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History Auto racing 1894-1942

Discussion in 'The Hokey Ass Message Board' started by kurtis, Jul 18, 2009.

  1. jonto
    Joined: May 25, 2011
    Posts: 55

    jonto
    Member
    from UK

    This may be one of the 1913 4 1/2ltr GP cars which also took records at Brooklands with a single seater body-
     
  2. jonto
    Joined: May 25, 2011
    Posts: 55

    jonto
    Member
    from UK

    1914 4 1-2 indy.jpg One of the 1913 GP cars was entered for Indianapolis 1914-

    "Despite its relatively smaller cubic capacity (than the Indy formula), the Sunbeam company entered one of the 1913 GP 6 cylinder cars for the 1914 Indianapolis race. It was fitted with the engine from the 12 hour record single seater. Twin Claudel Hodson carburetters were fitted and efforts were made to minimise weight. A special gearbox with only two speeds was made and a 3to 1 axle ratio was used in place of the 2.5 to 1 used in the GP. To improve engine cooling twin water outlet manifolds were provided on the cylinder head, dry sump lubrication was used with an oil tank mounted transversely behind the bolster petrol tank". (A S Heal).
     
  3. jonto
    Joined: May 25, 2011
    Posts: 55

    jonto
    Member
    from UK

    I've heard mention of an Indy Sunbeam in America before, be nice to know which car it was and if it's still around.
     
  4. The37Kid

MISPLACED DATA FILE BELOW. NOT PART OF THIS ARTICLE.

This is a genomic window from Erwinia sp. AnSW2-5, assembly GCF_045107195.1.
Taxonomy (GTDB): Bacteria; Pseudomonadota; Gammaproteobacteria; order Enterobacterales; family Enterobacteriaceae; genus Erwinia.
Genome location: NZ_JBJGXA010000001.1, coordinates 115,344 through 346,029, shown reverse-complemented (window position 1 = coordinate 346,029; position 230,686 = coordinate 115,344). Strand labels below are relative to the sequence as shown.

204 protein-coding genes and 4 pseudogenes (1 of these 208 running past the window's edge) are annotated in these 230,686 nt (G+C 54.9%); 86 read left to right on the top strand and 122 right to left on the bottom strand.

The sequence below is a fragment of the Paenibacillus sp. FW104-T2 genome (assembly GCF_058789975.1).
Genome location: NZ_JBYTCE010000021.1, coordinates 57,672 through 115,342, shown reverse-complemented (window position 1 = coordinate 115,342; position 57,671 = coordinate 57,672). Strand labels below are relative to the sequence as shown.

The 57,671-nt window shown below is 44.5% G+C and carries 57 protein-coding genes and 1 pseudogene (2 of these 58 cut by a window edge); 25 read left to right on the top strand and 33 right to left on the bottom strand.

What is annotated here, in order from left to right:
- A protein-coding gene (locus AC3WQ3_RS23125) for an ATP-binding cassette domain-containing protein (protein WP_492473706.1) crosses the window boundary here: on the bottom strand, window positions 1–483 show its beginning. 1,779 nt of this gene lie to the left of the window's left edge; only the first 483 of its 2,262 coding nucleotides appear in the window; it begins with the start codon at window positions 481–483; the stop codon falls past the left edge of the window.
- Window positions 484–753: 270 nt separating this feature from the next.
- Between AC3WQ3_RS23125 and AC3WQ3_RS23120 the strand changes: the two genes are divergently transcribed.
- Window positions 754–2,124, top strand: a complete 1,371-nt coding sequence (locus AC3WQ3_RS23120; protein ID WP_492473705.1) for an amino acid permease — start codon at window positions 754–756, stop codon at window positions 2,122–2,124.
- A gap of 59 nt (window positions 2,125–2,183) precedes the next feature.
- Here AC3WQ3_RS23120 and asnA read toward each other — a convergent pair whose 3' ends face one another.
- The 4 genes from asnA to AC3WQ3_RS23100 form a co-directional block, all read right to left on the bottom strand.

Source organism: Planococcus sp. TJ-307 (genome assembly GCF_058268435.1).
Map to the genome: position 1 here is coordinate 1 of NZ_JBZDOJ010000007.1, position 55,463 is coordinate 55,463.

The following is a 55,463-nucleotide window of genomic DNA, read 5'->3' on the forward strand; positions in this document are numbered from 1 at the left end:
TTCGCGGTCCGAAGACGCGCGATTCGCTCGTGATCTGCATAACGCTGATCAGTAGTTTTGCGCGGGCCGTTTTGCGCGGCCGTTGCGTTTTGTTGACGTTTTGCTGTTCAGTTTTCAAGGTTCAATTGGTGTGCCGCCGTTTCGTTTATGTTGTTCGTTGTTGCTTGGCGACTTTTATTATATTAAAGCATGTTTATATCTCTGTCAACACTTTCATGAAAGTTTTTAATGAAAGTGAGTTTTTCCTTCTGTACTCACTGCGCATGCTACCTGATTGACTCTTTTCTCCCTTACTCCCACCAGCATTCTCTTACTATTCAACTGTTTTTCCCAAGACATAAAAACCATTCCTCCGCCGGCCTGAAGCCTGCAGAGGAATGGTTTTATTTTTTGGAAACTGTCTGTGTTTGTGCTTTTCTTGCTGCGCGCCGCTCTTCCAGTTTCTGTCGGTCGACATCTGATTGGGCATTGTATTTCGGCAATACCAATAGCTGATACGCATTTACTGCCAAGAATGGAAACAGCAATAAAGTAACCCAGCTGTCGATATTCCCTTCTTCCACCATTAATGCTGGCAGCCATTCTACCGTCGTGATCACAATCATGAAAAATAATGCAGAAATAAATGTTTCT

Joined: Apr 30, 2004
    Posts: 27,822

    The37Kid
    Member

    ^^^^^^^^^ I'll dig through my stuff and see what may turn up. Bob
     
  5. saacha
    Joined: Mar 20, 2011
    Posts: 161

    saacha
    Member
    from cloud 9

    Is there not the Sunbeam at Indianapolis Museum ex Macoco Alzaga ? Please forgive if I make a mistake, I belive it it is an ex 1913(hope I got the year right) Indianapolis car.
     
    Last edited: Aug 16, 2015
  6. banjeaux bob
    Joined: Aug 31, 2008
    Posts: 5,995

    banjeaux bob
    Member
    from alaska

    Robert Hooper artwork... dlAttach.jpg
     
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  7. LeeStohr
    Joined: Oct 21, 2009
    Posts: 108

    LeeStohr
    Member
    from Virginia

    Any ideas what that is? I have an interest in counter rotating dual crank engines, neat stuff.
     
  8. LeeStohr
    Joined: Oct 21, 2009
    Posts: 108

    LeeStohr
    Member
    from Virginia

    Here is an interesting V Twin engine, 1910 era, New York City probably, no identification, in the NAHC, Detroit Library.
    It looks like a normal 4 stroke? except for the odd intake system.

    unidentified engine NAHC 36789.jpg unidentified engine NAHC 36788.jpg
     
  9. Six Ball
    Joined: Oct 8, 2007
    Posts: 3,758

    Six Ball
    Member
    from Nevada